To be honest, I can be pretty shy so I’m not always the best at meeting new people. Since I don’t work I don’t have the opportunity to develop relationships with co workers. It’s supposed to be kind of hard to do here anyway since, as I said, the Danes are very family oriented and tend to spend as much time with them as they can. After a year of maternity leave, most women go back to work and so the mom friends I’ve made since moving here are all back at their jobs now. I’ve met a few lovely people who also blog here in Denmark and we occasionally get together for coffee or a meal.

8. What custom/ habits do you find most strange about your adopted culture?
When we first moved here in November of 2010 we noticed a lot of prams parked outside cafes and restaurants. The parents would be inside having lunch or a cup of coffee while the babies napped outside all cozily wrapped up under a pram sized down comforter. We were amazed by how trusting the Danes are. Americans would never do something like that. We’re too paranoid and not without reason.

Also I would have to say their love of liquorice, especially the salty kind, is very strange to me.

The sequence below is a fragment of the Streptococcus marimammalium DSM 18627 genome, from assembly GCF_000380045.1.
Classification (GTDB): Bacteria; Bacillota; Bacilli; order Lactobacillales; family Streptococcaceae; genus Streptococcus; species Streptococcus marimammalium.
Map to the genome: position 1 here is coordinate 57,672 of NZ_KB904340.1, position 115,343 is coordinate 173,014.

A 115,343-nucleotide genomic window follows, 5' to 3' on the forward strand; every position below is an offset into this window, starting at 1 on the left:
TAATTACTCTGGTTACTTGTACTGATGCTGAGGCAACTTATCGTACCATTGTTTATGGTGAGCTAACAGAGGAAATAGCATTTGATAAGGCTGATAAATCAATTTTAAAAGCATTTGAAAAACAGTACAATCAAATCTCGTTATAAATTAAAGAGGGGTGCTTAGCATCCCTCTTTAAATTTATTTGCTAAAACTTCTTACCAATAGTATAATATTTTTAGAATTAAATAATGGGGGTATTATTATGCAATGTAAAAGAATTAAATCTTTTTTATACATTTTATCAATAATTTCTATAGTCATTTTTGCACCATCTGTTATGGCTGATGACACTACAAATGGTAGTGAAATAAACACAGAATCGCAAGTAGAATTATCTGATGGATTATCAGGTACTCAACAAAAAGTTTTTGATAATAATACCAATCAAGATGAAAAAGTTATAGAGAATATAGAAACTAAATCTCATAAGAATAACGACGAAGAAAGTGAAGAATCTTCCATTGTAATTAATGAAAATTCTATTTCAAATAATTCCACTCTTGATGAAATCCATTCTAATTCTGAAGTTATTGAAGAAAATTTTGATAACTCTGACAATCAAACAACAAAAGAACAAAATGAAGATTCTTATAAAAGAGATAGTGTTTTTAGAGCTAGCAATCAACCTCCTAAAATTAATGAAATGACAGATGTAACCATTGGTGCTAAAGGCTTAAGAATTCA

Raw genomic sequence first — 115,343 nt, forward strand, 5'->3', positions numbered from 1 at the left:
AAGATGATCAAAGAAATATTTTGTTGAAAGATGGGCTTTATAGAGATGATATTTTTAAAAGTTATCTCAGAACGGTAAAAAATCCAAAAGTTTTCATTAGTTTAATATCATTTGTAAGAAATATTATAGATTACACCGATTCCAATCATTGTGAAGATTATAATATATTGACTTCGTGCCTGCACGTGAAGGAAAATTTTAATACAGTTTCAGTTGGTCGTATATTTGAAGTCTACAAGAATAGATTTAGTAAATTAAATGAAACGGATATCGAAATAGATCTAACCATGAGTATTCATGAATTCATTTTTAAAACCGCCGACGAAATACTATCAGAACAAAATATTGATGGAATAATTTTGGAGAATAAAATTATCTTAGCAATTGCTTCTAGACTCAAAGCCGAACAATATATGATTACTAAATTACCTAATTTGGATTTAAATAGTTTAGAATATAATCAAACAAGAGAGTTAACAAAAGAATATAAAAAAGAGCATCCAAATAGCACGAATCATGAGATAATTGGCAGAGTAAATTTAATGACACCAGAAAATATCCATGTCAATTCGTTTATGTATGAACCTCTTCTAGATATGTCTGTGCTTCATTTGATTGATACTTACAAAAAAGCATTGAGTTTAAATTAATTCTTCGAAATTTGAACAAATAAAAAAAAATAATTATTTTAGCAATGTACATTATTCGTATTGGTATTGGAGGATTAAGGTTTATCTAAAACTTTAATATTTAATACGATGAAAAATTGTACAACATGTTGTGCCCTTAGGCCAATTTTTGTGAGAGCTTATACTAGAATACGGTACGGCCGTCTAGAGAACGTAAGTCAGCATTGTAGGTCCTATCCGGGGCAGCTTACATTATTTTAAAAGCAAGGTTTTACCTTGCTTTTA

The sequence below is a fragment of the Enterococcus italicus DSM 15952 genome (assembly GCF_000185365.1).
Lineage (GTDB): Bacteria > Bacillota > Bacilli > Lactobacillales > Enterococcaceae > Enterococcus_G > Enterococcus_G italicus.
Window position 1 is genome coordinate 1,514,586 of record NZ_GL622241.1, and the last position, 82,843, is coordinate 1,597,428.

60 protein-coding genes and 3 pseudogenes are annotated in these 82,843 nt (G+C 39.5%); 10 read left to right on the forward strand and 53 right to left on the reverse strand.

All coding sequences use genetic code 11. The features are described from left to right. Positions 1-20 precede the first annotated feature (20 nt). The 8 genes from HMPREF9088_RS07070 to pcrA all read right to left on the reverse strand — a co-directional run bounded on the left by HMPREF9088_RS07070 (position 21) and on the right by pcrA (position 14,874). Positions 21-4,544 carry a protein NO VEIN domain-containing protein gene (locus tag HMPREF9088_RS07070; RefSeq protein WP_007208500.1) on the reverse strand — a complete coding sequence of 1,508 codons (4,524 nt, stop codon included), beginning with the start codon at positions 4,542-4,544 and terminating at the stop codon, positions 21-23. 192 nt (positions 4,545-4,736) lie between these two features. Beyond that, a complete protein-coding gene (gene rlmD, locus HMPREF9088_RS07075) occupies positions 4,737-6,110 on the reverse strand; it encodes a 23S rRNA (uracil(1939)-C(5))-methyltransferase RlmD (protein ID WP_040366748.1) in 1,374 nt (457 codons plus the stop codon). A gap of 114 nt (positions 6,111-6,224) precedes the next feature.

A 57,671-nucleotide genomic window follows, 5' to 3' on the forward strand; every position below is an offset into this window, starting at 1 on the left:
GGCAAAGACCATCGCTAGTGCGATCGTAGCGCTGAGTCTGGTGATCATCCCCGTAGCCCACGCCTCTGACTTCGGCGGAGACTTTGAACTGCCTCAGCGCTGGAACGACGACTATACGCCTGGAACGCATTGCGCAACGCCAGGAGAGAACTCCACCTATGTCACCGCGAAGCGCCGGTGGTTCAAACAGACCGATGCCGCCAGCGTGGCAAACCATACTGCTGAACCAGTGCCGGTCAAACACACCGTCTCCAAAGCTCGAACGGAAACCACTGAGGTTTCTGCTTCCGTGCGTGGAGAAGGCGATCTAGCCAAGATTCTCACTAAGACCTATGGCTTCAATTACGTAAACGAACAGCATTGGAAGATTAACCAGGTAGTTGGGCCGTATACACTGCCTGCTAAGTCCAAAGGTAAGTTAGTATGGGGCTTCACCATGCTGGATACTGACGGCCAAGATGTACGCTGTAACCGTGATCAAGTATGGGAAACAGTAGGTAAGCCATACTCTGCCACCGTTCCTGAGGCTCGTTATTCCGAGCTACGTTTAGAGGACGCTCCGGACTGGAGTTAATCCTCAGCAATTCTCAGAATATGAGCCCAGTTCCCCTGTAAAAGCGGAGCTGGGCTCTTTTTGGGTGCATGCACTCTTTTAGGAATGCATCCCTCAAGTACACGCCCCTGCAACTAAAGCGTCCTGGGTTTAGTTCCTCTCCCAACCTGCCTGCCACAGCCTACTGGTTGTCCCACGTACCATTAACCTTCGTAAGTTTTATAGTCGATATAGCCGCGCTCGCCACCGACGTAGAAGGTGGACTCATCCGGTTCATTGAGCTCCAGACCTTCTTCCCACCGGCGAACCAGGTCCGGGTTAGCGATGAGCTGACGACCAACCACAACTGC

9. What is a myth about your adopted country?
Denmark consistently ranks very high on the “Happiest Countries to Live In” chart. Last year it was #1. This year it’s #2. I think we came to Denmark with a very American idea of what “happiest” means, which is generally more money and time to buy and do more stuff. If that’s your idea of “happiness” then Denmark is NOT the place for you. As I said, the taxes are high and it’s a very very frustratingly expensive place to live. However, if the quality of your life is more important to you than the quantity of stuff in it, then I would say Denmark is at least worth exploring.

10. What advice would you give other expats?
Moving to another country and culture, setting up house, and establishing yourself is very stressful. Every country just does things differently. Don’t be afraid to ask for help from a native or from someone who’s been there for a while. And don’t expect that your life in your new country will be settled in a few weeks. We’ve found that it can take as long as a year (though it’s usually around 6 months) for things to start settling down and feeling like home.

11. When and why did you start your blog?
I started my blog in the fall of 2007. We were living in Singapore and I was planning our wedding back home in Mississippi. Since my visa didn’t allow me to work, I spent a lot of time on the Internet while my husband was in class . Wedding blogs were everywhere. I thought a blog would be a great way to share the wedding planning with my mom and sister. Now it’s a great way chronicle and share our lives.

12.  How has the blog been beneficial?belle abroad paris
Blogging has helped me break out of my introvert’s shell a little. I’ve met, in person and cyber-ly, a lot of really amazing people. It’s introduced me to new ideas and inspired me to try new things. I hope that  I am able to break out of my shell even more in 2012!

Blog Link Belle's blog, A Belle Abroad

 

Guide for expatriates in Copenhagen, Denmark